It was the former UFC champion who dominated the crossover bout in Riyadh, dropping Fury in the third round and appearing to be the much stronger, and more comfortable, fighter in the ring over a barely believable ten rounds.
Fury suffered a graze to his forehead in the early stages and swelling began to appear below his left eye as the fight went on, Ngannou able to overpower the WBC champion on the inside and boxing superbly at range in his first ever boxing bout.
It meant Fury seemingly needed a stoppage in the final round to avoid what would have been the biggest shock in boxing history, and one that would have left plans for an undisputed showdown between Fury and Oleksandr Usyk at the end of the year in ruins.
Whether a bruised Fury is ready for that proposed December 23 date remains to be seen, but that it is even an option is down to a very debatable set of scorecards. Fury seemed to be well behind as the final bell sounded, Ngannou celebrating with far more vigour, yet it was the Gypsy King who earned a split-decision win to boos around the arena, as one judge scored it 95-94 to Ngannou and the other two went 96-93 and 95-94 for Fury.
"That definitely wasn't in the script," Fury told TNT Sports. "Francis is a hell of a fighter, a strong, great puncher.
"He's a very awkward man, a great puncher and I respect him a lot. He wasn't coming forward, he was standing back and waiting for me. He's given me probably my toughest fight in 10 years."
— Boxing on TNT Sports (@boxingontnt) October 28, 2023
Many expected Ngannou, on his professional boxing debut and in his first fight of any kind since January 2022, to fly out of the blocks and try and catch Fury early, but instead it was a patient, measured display.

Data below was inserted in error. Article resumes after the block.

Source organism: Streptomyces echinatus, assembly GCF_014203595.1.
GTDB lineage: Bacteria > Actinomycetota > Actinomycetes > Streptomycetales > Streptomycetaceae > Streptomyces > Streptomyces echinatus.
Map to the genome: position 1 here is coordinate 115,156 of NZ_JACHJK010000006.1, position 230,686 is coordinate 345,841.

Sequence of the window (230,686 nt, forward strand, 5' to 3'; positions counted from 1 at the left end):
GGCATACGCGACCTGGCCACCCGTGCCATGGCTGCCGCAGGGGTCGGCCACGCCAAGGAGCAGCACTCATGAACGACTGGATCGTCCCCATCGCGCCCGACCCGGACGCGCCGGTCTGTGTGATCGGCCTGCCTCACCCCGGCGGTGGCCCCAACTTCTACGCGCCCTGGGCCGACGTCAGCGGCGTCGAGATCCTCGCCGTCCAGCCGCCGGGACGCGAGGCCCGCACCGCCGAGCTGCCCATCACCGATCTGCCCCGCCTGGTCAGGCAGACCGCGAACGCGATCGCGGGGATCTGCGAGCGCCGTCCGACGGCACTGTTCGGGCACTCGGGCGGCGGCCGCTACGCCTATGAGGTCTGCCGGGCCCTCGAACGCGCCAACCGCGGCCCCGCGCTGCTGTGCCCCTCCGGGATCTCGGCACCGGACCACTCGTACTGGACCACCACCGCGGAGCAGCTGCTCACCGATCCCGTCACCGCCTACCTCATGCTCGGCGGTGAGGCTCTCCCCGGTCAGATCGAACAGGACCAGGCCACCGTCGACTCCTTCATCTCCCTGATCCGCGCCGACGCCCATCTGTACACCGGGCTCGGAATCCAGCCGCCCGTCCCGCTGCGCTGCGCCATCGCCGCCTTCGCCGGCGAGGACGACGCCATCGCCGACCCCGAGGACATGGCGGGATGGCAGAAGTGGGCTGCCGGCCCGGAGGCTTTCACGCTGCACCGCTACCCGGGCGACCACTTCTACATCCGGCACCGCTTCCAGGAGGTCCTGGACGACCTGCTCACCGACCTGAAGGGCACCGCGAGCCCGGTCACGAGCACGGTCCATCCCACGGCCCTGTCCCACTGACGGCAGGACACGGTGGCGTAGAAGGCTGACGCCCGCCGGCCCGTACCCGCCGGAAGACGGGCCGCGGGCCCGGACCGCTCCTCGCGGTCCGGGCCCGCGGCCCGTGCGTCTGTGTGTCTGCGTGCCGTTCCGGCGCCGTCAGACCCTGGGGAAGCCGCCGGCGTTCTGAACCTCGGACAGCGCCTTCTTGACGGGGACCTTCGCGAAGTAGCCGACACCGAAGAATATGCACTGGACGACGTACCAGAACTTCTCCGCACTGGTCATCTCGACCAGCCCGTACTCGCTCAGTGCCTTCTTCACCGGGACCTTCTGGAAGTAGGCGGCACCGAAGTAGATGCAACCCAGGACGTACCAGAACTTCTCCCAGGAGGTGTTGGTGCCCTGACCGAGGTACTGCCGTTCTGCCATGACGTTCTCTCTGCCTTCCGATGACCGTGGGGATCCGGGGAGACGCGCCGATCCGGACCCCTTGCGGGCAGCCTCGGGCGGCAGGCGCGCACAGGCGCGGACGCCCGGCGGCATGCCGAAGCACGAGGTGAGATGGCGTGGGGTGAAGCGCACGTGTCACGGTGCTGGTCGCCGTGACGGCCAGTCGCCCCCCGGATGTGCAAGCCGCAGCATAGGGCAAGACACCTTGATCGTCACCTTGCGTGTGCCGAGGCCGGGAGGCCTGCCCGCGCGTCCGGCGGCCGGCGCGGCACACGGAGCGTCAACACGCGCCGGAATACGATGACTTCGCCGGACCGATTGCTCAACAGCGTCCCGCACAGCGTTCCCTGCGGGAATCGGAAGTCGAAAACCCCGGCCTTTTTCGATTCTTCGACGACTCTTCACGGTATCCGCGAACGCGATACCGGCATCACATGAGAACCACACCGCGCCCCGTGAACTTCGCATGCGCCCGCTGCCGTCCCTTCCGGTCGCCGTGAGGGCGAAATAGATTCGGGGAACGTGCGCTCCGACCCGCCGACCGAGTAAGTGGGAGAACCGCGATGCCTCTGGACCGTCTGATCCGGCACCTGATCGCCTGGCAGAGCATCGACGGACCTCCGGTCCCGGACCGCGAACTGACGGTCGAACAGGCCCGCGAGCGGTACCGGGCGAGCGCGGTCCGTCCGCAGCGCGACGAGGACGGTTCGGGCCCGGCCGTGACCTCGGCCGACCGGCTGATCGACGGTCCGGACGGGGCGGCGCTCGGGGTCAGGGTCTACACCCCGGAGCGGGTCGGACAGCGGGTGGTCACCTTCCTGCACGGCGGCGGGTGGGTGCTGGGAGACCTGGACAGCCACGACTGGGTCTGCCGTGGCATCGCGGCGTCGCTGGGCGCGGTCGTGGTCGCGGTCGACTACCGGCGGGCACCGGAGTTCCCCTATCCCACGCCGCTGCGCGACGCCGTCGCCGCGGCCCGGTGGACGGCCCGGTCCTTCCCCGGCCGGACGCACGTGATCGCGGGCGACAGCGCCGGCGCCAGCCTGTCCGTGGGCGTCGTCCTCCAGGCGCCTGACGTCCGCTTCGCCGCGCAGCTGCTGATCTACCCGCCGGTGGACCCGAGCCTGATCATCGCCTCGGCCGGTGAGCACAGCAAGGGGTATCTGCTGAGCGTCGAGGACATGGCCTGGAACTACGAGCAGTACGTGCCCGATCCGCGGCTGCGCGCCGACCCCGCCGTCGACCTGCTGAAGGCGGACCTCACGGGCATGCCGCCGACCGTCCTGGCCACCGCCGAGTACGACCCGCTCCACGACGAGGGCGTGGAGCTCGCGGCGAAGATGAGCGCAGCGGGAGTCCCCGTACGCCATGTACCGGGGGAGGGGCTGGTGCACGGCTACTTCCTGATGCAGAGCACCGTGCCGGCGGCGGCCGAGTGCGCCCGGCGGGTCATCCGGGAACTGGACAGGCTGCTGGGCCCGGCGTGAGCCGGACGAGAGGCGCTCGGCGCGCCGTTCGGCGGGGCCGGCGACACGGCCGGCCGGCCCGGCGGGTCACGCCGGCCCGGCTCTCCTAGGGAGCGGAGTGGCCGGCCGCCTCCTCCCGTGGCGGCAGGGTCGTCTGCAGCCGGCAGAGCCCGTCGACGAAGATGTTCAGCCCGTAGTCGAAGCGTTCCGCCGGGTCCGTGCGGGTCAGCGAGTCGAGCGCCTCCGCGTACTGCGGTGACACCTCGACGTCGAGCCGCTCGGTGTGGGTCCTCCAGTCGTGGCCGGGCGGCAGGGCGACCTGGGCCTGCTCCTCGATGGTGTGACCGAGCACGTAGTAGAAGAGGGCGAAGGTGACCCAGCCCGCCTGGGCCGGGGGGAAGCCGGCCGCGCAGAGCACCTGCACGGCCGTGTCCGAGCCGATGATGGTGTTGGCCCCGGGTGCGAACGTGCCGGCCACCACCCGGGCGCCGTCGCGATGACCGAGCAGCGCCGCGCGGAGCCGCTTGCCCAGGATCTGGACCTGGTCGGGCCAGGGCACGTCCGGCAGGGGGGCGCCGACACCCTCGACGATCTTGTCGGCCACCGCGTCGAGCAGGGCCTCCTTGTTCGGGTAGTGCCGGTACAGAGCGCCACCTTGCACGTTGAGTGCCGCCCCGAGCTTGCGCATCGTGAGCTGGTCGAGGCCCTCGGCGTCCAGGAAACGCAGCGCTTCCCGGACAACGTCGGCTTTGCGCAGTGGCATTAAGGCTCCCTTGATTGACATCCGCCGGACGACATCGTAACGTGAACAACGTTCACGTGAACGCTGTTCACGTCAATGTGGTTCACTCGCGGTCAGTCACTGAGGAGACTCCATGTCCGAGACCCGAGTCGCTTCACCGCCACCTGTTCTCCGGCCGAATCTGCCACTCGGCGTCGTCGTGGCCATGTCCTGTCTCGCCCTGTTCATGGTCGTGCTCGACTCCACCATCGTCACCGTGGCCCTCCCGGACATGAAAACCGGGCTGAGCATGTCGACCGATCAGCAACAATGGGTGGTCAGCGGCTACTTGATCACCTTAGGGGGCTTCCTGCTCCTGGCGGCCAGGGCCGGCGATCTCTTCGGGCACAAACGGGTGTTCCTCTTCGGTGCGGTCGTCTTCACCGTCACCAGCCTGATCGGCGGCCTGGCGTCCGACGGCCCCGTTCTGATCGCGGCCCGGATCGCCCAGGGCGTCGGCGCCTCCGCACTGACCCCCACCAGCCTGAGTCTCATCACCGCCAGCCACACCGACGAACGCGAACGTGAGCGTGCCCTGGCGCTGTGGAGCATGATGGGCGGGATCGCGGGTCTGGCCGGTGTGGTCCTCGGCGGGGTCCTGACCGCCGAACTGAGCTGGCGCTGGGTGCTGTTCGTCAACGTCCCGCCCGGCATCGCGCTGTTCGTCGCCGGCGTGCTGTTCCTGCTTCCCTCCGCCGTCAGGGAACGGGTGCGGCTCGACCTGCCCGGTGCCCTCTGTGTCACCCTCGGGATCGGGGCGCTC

It was announced ahead of the fight that that the result would go on the pair's professional records, something Fury might have been regretting as the rounds ticked on. He would certainly have been relieved his WBC world title was not on the line in the third round, when he lunged forward and was dropped to the canvas as Ngannou caught him on the top of the head with a left hook.
Fury gathered himself and rose to his feet, but that did not particularly rally him into action. Ngannou briefly appeared to tire as the fight ticked past the halfway stage, but he rallied and enjoyed a brilliant eighth round. Fury, cutting an unusually timid figure having been shoved around the ring earlier in the fight, was reduced to trying to hold as Ngannou marched forward, landing a succession of right hands and threatening to push for a stoppage.
Fury survived that, but there was still no change of pace in the final two rounds despite worried looks from ringside and in his corner. Ngannou attempted a Superman punch in the closing seconds, so comfortable was he in the ring, but the result he deserved was not forthcoming.
"We can run it back again and I'm sure I'm going to get better," Ngannou said. "This was my first boxing fight and it was a great experience.
"At first, I was a little bit nervous. New sport that I never did. Now I know I can do this s***. Get ready."
Earlier in the night, Fabio Wardley retained his British heavyweight title as he stopped David Adeleye in the seventh round. The build-up to the bout had been ill-tempered, Wardley entering the ring with a cut on the chin from when the pair clashes at a press conference last month, and both went into the 12-round fight having never previously been beyond six.
That changed as the fight ticked into a seventh round here, with Wardley increasingly taking control and he cemented that by dropping his rival. Adeleye just about beat the count, but with Wardley letting his hands go and tagging him at will, the referee jumped in to wave it off.
There were much more routine wins on the undercard for Moses Itauma and Arslanbek Makhmudov, both getting the job done in the opening round, while Joseph Parker stopped Simon Kean in the third after landing two huge uppercuts.